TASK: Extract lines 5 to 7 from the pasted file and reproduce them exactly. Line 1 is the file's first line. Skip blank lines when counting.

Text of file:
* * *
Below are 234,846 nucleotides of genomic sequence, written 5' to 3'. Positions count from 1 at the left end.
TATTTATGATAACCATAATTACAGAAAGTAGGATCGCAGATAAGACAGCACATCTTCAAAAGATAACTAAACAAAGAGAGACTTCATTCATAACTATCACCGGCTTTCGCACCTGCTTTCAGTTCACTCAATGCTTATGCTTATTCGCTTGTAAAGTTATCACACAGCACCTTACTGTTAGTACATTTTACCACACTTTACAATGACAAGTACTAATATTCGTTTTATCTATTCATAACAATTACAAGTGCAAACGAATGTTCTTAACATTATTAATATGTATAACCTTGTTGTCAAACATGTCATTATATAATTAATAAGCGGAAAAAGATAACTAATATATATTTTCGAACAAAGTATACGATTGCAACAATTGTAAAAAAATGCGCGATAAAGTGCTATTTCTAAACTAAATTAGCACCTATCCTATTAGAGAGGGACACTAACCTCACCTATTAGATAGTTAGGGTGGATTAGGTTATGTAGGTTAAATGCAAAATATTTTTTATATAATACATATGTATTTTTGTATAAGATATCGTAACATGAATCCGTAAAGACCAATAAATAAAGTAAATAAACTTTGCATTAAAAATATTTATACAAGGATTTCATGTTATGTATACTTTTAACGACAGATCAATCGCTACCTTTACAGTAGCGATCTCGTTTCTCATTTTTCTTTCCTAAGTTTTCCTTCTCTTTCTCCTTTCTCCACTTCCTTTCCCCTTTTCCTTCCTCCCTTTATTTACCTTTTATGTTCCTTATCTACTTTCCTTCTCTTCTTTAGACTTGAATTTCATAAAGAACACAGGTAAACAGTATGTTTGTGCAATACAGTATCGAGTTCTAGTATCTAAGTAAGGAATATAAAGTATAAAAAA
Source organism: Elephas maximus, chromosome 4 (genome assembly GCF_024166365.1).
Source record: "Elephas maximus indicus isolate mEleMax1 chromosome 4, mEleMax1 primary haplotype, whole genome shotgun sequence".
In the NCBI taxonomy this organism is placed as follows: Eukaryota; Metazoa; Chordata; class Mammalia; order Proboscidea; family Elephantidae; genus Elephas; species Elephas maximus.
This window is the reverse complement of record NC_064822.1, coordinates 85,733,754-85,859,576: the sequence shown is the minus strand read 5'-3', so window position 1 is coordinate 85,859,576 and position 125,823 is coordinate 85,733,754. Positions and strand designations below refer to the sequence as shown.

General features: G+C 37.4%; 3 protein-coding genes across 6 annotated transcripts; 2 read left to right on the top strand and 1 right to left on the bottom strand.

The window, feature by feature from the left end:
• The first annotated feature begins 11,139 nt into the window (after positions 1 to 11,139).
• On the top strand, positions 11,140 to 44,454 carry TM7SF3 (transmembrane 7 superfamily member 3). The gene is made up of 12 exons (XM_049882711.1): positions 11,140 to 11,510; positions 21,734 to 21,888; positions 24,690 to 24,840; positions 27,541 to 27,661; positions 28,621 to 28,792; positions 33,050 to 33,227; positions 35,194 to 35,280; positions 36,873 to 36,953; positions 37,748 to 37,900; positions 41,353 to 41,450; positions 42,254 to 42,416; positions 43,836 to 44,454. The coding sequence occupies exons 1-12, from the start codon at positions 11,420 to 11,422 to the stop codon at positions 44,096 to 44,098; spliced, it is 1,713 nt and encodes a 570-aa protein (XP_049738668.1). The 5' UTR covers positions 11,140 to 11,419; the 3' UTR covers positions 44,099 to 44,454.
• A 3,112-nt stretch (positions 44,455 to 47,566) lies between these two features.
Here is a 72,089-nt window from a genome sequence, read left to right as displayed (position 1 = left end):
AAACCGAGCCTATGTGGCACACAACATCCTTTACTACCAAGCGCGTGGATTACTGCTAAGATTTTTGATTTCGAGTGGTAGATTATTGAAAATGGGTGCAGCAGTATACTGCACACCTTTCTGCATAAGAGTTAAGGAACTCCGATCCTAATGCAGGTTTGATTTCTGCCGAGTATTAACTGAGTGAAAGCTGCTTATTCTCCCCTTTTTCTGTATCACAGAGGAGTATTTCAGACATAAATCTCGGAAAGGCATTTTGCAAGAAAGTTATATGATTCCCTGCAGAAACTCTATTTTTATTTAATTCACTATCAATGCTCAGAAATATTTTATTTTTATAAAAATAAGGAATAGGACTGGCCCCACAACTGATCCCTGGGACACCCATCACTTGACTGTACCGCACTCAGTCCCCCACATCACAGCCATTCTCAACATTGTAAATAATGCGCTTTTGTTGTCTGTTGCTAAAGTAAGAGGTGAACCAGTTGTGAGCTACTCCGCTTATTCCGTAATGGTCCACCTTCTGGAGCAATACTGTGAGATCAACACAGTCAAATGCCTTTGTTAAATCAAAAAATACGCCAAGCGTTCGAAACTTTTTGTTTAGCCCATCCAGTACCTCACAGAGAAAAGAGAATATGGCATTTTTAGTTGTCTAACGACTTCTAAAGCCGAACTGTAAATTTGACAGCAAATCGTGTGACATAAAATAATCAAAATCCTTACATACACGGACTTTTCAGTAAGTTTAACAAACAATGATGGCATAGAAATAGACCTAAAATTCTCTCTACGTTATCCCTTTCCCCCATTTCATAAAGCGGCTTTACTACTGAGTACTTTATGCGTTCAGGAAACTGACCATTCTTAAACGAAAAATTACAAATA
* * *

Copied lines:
In the NCBI taxonomy this organism is placed as follows: Eukaryota; Metazoa; Chordata; class Mammalia; order Proboscidea; family Elephantidae; genus Elephas; species Elephas maximus.
This window is the reverse complement of record NC_064822.1, coordinates 85,733,754-85,859,576: the sequence shown is the minus strand read 5'-3', so window position 1 is coordinate 85,859,576 and position 125,823 is coordinate 85,733,754. Positions and strand designations below refer to the sequence as shown.

General features: G+C 37.4%; 3 protein-coding genes across 6 annotated transcripts; 2 read left to right on the top strand and 1 right to left on the bottom strand.